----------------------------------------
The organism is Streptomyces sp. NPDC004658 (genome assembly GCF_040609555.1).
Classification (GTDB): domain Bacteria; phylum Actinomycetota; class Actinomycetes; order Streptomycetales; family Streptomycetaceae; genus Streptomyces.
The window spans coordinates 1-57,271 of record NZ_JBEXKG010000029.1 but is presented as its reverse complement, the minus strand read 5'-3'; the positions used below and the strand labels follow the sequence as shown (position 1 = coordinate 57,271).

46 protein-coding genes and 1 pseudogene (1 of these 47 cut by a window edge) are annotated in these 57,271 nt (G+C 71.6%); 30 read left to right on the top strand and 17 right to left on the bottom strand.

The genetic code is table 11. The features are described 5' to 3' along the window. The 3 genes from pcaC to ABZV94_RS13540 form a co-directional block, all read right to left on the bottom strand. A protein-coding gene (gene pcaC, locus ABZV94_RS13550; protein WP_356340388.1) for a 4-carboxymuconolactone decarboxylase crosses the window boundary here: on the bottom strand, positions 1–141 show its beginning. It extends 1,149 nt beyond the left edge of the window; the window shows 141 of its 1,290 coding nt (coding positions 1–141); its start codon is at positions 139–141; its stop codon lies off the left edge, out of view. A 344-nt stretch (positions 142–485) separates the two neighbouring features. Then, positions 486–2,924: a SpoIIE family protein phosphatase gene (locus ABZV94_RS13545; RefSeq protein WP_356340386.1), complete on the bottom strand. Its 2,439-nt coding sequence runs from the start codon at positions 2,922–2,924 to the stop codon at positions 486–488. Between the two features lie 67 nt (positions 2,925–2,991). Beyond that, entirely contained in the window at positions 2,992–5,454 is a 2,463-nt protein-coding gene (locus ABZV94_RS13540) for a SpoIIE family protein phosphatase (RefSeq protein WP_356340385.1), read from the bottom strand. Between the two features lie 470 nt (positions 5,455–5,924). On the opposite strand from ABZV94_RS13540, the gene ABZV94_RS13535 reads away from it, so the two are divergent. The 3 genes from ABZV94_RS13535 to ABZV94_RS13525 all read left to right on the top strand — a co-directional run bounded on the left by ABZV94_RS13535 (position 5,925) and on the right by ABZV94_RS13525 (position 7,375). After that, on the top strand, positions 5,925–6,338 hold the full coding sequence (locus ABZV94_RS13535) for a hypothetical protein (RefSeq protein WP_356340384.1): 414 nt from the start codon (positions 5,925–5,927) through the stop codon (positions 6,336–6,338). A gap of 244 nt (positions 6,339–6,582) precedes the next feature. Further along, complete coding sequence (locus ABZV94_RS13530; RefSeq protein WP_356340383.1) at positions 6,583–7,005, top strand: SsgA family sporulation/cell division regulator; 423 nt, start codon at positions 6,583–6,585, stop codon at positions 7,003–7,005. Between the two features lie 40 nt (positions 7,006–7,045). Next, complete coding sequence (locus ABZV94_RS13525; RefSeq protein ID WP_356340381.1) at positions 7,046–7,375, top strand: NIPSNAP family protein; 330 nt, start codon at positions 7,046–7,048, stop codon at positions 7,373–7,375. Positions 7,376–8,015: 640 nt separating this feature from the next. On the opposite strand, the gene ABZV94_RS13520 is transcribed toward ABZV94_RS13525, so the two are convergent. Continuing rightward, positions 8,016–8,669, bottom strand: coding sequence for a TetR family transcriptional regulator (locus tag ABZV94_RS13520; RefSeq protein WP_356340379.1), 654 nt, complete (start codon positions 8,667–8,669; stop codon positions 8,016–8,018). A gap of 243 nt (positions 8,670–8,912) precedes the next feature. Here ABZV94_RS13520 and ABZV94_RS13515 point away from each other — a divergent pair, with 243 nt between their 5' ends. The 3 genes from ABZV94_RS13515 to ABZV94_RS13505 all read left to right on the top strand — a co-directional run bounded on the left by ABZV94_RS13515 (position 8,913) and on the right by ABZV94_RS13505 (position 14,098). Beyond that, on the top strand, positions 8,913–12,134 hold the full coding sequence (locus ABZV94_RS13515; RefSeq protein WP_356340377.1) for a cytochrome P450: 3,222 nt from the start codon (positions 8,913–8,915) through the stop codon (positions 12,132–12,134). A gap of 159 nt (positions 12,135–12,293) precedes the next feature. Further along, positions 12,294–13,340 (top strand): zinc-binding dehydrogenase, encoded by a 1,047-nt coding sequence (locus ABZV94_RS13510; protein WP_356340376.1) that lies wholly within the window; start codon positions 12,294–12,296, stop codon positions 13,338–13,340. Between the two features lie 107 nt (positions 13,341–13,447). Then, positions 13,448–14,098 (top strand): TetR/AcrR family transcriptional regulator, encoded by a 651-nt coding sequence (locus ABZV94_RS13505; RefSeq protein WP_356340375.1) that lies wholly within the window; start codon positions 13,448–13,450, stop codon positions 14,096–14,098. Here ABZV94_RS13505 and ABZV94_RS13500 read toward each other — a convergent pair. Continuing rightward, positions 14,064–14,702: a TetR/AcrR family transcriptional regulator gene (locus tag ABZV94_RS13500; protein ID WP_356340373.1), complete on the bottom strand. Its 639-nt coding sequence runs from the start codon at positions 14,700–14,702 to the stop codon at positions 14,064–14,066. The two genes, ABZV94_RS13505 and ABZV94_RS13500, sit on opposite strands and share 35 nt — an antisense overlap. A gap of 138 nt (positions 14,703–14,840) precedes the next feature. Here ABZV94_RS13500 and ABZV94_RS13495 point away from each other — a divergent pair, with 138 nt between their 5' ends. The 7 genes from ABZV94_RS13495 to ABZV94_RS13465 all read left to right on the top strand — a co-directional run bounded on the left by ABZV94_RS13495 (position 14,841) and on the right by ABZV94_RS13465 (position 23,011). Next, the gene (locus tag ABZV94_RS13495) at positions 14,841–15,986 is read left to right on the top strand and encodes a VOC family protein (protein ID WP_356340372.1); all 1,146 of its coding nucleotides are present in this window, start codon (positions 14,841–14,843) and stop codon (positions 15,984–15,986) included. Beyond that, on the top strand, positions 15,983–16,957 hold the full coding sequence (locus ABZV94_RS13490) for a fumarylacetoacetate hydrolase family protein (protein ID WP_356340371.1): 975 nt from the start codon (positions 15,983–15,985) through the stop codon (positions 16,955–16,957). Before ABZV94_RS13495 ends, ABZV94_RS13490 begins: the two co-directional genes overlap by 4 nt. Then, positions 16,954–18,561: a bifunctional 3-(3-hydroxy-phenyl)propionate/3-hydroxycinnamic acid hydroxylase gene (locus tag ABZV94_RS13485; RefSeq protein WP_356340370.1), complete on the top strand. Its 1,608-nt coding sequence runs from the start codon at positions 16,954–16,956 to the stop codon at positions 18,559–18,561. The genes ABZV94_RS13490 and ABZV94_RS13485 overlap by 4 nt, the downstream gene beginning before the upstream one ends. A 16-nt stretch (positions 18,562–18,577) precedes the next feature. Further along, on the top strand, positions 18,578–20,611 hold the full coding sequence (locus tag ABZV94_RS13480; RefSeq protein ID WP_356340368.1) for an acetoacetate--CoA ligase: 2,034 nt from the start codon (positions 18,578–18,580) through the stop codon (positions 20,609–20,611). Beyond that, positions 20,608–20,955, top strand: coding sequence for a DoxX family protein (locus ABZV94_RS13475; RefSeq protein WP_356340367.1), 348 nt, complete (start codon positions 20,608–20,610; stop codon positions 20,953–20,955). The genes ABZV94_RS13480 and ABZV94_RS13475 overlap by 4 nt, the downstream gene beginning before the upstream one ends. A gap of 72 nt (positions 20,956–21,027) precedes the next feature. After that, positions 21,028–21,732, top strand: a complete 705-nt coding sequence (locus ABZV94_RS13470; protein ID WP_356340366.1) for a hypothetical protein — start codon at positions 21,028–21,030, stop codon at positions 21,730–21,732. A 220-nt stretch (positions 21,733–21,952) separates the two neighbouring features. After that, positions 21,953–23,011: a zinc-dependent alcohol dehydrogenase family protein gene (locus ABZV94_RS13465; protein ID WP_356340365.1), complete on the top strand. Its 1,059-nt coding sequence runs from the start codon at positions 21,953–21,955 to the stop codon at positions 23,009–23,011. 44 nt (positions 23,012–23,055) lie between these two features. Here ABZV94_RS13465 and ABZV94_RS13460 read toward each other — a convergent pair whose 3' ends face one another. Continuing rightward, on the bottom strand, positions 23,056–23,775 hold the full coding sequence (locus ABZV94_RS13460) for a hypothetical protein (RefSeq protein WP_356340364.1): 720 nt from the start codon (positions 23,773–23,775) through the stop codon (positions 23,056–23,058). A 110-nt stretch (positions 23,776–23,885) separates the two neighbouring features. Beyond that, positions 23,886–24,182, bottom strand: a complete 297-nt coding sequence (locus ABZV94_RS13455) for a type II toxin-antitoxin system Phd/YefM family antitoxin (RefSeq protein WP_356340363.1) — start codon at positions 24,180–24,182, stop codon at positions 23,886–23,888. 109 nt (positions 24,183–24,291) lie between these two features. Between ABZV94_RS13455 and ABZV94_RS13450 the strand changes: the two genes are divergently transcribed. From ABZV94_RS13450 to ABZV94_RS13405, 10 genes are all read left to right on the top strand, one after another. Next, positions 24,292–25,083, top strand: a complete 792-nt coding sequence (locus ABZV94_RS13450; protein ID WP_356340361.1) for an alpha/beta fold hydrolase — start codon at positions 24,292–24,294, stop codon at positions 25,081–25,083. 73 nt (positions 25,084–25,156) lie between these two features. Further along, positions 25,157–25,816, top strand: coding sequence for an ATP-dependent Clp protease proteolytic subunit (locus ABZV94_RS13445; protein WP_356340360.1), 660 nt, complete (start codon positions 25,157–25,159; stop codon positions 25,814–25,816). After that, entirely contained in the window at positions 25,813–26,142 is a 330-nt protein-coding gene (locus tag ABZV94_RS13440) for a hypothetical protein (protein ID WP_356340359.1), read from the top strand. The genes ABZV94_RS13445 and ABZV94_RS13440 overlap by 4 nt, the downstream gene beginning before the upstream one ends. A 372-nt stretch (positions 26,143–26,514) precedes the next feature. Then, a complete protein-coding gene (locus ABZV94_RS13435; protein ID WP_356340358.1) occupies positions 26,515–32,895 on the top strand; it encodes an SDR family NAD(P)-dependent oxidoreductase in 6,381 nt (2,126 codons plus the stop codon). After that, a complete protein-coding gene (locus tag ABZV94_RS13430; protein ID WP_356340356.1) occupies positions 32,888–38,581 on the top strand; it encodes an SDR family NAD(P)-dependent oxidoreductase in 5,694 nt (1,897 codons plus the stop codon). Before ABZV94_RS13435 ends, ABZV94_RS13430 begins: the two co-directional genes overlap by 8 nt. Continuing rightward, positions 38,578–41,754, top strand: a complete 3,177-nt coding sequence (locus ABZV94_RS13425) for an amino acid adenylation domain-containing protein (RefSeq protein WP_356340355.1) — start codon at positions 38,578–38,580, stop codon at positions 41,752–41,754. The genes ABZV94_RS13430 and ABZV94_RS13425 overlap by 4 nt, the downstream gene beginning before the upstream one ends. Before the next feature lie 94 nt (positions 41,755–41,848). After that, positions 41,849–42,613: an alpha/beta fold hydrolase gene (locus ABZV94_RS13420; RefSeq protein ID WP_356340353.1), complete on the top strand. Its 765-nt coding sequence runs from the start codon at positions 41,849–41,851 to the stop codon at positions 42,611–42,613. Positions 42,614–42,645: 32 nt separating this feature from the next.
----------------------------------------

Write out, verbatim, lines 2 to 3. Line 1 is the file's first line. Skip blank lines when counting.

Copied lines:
Classification (GTDB): domain Bacteria; phylum Actinomycetota; class Actinomycetes; order Streptomycetales; family Streptomycetaceae; genus Streptomyces.
The window spans coordinates 1-57,271 of record NZ_JBEXKG010000029.1 but is presented as its reverse complement, the minus strand read 5'-3'; the positions used below and the strand labels follow the sequence as shown (position 1 = coordinate 57,271).